It is better to make an estimate of the time it will take to locate records rather than to first carry out the search and then find that you have run out of time in which to issue the letter. When you send out a letter seeking a deposit "the clock stops running" on the request and does not start again until such time as the deposit has been received from the requester.

While the non issue of a letter seeking a deposit does not mean that a fee cannot be imposed, we have been advised that the most a Department could charge before releasing records (where no deposit has been sought) is 50.79 (40). It is not a good idea to proceed on the basis that a fee will be paid when the records are released as the requester may refuse to pay the fee and the time and work involved in preparing the response to the request will have been wasted.

11.4 Procedures

Any FOI Officer who intends to impose a fee must notify the FOI Unit in the DAO as we need to be kept informed of the number of cases where fees are imposed and the circumstances of each case.

When the decision has been made to release the records, the fee (or the balance of the fee where a deposit has been paid) should be obtained before the records are released.

When you receive the cheque from the requester please issue a letter of acknowledgement immediately. Please then forward the cheque for lodgement to the Cashier, Floor 3, Accounts Branch, Oisin House, Pearse St., Dublin 2 with an instruction for coding to the General Ledger under Nominal Code 31690 and Cost Centre V5580. An official receipt will also be issued to the requester by the Cashier when the money has been lodged.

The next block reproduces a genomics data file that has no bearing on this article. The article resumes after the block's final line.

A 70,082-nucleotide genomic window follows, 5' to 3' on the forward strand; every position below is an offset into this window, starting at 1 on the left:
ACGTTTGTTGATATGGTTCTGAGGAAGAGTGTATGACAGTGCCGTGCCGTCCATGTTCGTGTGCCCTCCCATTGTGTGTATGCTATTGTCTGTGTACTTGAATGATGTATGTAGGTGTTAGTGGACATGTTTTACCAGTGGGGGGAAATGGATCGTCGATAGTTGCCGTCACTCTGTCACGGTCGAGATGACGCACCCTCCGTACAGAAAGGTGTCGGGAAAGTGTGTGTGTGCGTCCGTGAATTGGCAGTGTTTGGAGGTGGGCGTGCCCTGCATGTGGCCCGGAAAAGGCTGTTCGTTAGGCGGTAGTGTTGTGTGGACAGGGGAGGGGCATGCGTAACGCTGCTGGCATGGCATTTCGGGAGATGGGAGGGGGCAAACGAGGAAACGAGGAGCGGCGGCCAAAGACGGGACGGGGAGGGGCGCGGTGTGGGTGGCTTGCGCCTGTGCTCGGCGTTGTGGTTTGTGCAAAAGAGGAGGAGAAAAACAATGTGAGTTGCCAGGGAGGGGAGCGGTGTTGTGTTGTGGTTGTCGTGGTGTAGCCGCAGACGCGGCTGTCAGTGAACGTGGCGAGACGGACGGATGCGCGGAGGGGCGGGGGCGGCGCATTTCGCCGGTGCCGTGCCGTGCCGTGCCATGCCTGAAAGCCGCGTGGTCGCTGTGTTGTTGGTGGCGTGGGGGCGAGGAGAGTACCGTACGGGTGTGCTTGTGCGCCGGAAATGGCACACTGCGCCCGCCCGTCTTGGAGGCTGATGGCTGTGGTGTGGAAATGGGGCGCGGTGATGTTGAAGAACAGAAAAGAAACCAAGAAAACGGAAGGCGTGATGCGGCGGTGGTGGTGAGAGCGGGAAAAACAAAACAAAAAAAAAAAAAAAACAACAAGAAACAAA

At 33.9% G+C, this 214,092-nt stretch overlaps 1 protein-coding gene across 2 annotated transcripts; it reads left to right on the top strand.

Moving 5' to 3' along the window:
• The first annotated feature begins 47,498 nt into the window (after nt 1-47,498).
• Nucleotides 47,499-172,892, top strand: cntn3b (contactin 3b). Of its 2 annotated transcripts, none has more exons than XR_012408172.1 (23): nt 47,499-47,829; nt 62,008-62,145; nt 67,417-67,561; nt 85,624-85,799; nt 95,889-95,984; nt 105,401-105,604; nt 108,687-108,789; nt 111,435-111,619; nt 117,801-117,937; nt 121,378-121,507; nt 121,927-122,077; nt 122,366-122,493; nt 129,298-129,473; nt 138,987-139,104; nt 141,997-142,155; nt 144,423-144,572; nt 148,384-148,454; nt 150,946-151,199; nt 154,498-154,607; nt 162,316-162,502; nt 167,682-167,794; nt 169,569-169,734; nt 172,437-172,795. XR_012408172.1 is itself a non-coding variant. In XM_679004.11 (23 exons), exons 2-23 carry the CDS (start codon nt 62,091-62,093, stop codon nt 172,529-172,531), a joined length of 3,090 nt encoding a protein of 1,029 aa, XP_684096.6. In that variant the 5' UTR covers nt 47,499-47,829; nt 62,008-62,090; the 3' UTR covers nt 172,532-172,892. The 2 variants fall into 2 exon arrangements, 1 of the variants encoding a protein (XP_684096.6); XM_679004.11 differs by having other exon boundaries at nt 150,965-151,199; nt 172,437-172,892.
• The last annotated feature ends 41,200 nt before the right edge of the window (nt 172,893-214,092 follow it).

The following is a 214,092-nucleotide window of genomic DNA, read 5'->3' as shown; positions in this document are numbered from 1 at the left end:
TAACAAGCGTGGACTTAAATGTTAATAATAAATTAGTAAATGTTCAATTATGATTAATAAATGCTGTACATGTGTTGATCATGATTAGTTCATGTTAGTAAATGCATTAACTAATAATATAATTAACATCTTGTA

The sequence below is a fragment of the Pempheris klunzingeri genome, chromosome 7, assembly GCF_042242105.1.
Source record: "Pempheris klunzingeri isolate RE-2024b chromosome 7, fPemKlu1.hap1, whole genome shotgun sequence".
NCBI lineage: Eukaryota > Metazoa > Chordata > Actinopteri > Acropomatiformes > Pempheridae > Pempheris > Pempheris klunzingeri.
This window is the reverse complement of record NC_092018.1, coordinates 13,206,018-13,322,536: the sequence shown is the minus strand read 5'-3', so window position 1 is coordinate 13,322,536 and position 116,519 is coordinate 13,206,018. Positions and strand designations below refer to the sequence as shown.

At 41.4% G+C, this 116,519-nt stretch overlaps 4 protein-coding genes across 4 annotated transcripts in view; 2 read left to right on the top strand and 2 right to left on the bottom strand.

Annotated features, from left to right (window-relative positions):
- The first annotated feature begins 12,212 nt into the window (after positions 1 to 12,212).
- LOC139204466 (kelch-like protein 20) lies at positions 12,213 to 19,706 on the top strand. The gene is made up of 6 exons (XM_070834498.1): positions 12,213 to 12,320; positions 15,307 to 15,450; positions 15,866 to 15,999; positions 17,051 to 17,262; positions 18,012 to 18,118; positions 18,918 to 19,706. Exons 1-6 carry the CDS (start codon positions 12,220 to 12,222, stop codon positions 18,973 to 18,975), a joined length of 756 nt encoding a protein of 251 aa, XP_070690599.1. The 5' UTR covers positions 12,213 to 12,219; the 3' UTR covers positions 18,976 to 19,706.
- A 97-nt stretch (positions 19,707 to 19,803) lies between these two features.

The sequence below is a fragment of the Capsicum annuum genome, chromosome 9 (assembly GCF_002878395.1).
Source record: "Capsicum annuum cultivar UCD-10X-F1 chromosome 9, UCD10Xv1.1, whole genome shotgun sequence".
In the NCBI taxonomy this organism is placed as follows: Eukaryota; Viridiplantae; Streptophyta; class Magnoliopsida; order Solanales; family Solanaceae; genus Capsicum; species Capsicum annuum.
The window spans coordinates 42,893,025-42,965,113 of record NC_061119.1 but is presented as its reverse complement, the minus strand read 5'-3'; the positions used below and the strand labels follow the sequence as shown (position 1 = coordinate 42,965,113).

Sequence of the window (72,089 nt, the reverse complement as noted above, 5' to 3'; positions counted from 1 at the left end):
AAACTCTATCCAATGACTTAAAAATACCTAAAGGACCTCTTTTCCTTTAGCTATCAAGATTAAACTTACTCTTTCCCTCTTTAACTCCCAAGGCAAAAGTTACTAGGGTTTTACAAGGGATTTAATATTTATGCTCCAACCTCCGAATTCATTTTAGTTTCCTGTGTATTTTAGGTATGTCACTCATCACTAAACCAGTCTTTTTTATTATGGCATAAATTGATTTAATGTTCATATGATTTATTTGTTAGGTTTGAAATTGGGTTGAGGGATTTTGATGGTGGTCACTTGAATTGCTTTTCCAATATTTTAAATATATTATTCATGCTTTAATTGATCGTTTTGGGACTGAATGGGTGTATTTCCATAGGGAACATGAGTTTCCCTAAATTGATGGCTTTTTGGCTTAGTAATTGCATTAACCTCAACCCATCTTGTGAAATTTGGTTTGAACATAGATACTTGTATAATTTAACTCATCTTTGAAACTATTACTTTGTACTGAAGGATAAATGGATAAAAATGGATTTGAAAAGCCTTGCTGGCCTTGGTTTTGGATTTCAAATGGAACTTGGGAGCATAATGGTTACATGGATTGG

Section 11 - Appendix.

FOI Central Policy Unit Notice

CHARGES

General

1. This notice sets out the arrangements to apply in respect of charges in response to FOI requests.

Personal information

2. The Acts provides that in the normal course a person seeking personal information relating to him/herself can only be charged in respect of the cost of copying the records released. Furthermore, where it would not be reasonable to impose this charge because of the limited means of the requester and the nature of the record concerned, no such copying charge should apply.

3. Where a significant number of personal records are involved the cost of search and retrieval of such records will apply. Departments should use reasonable judgement in applying this rule: for example the ready retrieval of a few hundred pages of text electronically would not warrant the imposition of a retrieval charge; on the other hand the efficient retrieval of a lesser number of manual records from across various sources would.

Non-personal information

4. In the normal course, a fee should be charged equal to the estimated cost of search, retrieval and photocopying of the records released. Search and retrieval would normally involve two stages: firstly, location of the broad set of records in which those requested might be found; secondly, identifying, extracting and assembling the particular records sought for examination. It should be emphasised that it is not permissible to charge for the time taken subsequently to examine the record sought with a view to determining whether it may be released.

Deposits

5. Where the estimated cost of search and retrieval of the records sought is likely to exceed 50.79 (40), a deposit of at least 20% of this amount must be charged to and paid by the requester. The process of search and retrieval of the records should not commence until the deposit is paid. Notice of a request for a deposit must be provided in writing to a requester within a fortnight of receipt of a request. It is recommended that notice of a deposit should issue as soon as possible so as to allow a public body adequate time to process a request subsequent to payment of the amount sought.